Chief executive Graham Burgess said the council was already ‘leading the way’ in saving cash having merged its managers with the local health trust and cut the amount of directors it employs.

Social services chief Stephen Sloss and legal services director Linda Comstive have become the latest to leave following the council’s management restructure.

Where the cuts will fall:

Adult Social Care

£6.6million is to be cut from the £80million budget of the department, which looks after elderly and vulnerable adults.

The largest chunk of savings is set to come from renegotiating contracts with suppliers, including day care and social worker providers, and private care homes.

Bosses say this will not affect front-line staff, but it is likely to have an impact on people using the service because providers will be forced to review their activities, or shed staff, to make savings.

Children’s Services

Although this wave of cuts does not directly affect schools, the borough’s 13 children’s centres are facing a ‘fundamental’ review.

Less money is available for Sure Start centres, despite Government assurances.

Services for vulnerable children will also be affected, with bosses hoping to bring the care of youngsters back within the borough’s boundaries rather than pay for costly placements elsewhere.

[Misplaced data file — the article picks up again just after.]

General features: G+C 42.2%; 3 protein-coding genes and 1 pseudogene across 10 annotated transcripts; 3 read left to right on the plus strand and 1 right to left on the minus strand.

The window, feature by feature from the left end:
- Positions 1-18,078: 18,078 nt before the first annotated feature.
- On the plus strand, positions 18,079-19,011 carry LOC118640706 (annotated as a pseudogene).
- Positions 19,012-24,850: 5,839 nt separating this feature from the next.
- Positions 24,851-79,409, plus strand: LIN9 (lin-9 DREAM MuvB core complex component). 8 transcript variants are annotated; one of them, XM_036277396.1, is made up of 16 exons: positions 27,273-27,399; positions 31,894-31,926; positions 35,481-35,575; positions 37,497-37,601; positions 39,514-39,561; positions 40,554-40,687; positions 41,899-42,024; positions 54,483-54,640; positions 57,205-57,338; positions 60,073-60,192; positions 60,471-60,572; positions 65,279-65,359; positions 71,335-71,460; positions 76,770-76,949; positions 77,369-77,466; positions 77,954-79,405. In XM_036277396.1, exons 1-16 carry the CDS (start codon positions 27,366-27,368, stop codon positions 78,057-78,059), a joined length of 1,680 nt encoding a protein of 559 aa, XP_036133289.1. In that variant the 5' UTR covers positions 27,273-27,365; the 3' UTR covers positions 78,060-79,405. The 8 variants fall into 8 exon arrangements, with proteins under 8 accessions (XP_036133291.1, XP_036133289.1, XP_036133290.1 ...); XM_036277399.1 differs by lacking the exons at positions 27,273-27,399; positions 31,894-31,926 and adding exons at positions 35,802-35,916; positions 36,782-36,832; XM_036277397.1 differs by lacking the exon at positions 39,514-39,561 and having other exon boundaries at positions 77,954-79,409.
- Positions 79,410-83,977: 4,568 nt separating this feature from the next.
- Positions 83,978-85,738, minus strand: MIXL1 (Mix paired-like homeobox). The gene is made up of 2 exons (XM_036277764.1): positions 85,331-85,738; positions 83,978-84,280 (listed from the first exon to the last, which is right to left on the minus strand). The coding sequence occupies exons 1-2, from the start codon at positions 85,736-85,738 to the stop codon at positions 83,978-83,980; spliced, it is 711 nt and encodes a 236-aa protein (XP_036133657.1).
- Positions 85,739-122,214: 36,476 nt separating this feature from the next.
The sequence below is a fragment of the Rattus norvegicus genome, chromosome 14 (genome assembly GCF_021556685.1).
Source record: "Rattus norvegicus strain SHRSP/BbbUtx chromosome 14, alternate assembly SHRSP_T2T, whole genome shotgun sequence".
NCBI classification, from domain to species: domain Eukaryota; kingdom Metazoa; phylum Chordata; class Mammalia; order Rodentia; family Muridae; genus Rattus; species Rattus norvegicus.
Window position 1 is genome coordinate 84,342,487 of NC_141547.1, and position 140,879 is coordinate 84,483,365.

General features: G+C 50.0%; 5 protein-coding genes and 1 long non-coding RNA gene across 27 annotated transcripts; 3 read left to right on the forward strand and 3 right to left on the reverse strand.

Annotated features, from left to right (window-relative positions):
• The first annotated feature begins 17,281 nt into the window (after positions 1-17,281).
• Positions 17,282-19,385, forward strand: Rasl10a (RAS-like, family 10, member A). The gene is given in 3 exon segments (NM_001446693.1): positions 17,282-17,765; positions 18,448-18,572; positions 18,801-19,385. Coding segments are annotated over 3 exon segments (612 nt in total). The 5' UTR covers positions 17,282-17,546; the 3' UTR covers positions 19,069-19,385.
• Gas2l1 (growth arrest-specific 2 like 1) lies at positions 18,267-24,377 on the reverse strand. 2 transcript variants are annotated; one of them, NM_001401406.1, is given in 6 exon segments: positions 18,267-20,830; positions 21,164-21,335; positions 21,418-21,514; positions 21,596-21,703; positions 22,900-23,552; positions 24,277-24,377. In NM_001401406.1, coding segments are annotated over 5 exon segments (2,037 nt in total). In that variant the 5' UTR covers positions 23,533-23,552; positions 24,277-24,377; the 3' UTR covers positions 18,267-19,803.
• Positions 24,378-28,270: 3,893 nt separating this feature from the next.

The budget for street-cleaning is to be slashed by 20 per cent, saving £200,000.

Parks maintenance and grass-cutting are also being reduced, while fees at the borough’s cemeteries will be increased.

The trading standards team will be scaled back, and will focus more on responsive work rather than proactively warning residents about possible scams.

Leisure and culture

With the exception of Darwen Live, the borough’s festivals have been scrapped.

Celebrate Blackburn, touted as the town-centre replacement for the popular Arts in the Park, is unlikely to be held again.

A review is underway into the operation at King George’s Hall, where the programme is likely to be reduced with a focus on bookings guaranteed to make a profit.

Libraries are also being reviewed - there are five in the borough - and are likely to see opening hours reduced.

The same goes for museums and leisure centres, although none have been earmarked for closure at this stage.

Regeneration A 25-per cent cut in the highways budget could see roads deteriorate and potholes repaired more slowly.

Street lights will be switched off to make a 15 per cent saving in the budget.

The planning enforcement of rogue developments and licensing crackdowns will be scaled back as the council focuses on the core duties of assessing planning and licensing applications.


Back-office functions, including the council's PR team, finance, legal and democratic services departments, are facing a 35 per cent cut as bosses try to protect the front line.

Capita Symonds, which runs some of the council’s services under a multimillion pound contract signed in 2001, has agreed to £900,000 savings, although the contract makes it is exempt from the same scale of cuts the council is facing.